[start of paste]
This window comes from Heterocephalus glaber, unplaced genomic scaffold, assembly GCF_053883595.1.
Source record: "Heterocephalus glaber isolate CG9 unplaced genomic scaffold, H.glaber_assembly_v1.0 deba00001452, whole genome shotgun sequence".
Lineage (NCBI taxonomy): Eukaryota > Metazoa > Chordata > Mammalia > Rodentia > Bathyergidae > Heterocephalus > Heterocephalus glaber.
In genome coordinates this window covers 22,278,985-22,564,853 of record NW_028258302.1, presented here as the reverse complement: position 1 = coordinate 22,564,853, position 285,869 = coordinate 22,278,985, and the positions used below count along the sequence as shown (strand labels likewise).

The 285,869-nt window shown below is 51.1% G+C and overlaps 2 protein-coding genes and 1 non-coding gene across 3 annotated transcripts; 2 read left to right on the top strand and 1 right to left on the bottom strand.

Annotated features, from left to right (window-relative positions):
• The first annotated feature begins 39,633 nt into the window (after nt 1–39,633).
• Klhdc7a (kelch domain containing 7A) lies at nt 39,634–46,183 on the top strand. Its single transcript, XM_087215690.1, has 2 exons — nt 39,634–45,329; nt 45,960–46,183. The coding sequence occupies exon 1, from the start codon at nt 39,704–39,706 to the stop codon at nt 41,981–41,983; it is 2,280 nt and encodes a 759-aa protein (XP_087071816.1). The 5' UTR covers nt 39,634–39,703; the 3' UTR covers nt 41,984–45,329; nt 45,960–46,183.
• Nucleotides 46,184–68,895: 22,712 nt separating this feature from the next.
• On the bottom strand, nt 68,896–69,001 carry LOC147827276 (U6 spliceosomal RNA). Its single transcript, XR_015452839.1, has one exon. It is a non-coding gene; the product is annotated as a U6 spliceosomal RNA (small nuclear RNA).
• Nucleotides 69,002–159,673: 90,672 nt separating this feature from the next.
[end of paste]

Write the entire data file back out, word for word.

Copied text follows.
This window comes from Heterocephalus glaber, unplaced genomic scaffold, assembly GCF_053883595.1.
Source record: "Heterocephalus glaber isolate CG9 unplaced genomic scaffold, H.glaber_assembly_v1.0 deba00001452, whole genome shotgun sequence".
Lineage (NCBI taxonomy): Eukaryota > Metazoa > Chordata > Mammalia > Rodentia > Bathyergidae > Heterocephalus > Heterocephalus glaber.
In genome coordinates this window covers 22,278,985-22,564,853 of record NW_028258302.1, presented here as the reverse complement: position 1 = coordinate 22,564,853, position 285,869 = coordinate 22,278,985, and the positions used below count along the sequence as shown (strand labels likewise).

The 285,869-nt window shown below is 51.1% G+C and overlaps 2 protein-coding genes and 1 non-coding gene across 3 annotated transcripts; 2 read left to right on the top strand and 1 right to left on the bottom strand.

Annotated features, from left to right (window-relative positions):
• The first annotated feature begins 39,633 nt into the window (after nt 1–39,633).
• Klhdc7a (kelch domain containing 7A) lies at nt 39,634–46,183 on the top strand. Its single transcript, XM_087215690.1, has 2 exons — nt 39,634–45,329; nt 45,960–46,183. The coding sequence occupies exon 1, from the start codon at nt 39,704–39,706 to the stop codon at nt 41,981–41,983; it is 2,280 nt and encodes a 759-aa protein (XP_087071816.1). The 5' UTR covers nt 39,634–39,703; the 3' UTR covers nt 41,984–45,329; nt 45,960–46,183.
• Nucleotides 46,184–68,895: 22,712 nt separating this feature from the next.
• On the bottom strand, nt 68,896–69,001 carry LOC147827276 (U6 spliceosomal RNA). Its single transcript, XR_015452839.1, has one exon. It is a non-coding gene; the product is annotated as a U6 spliceosomal RNA (small nuclear RNA).
• Nucleotides 69,002–159,673: 90,672 nt separating this feature from the next.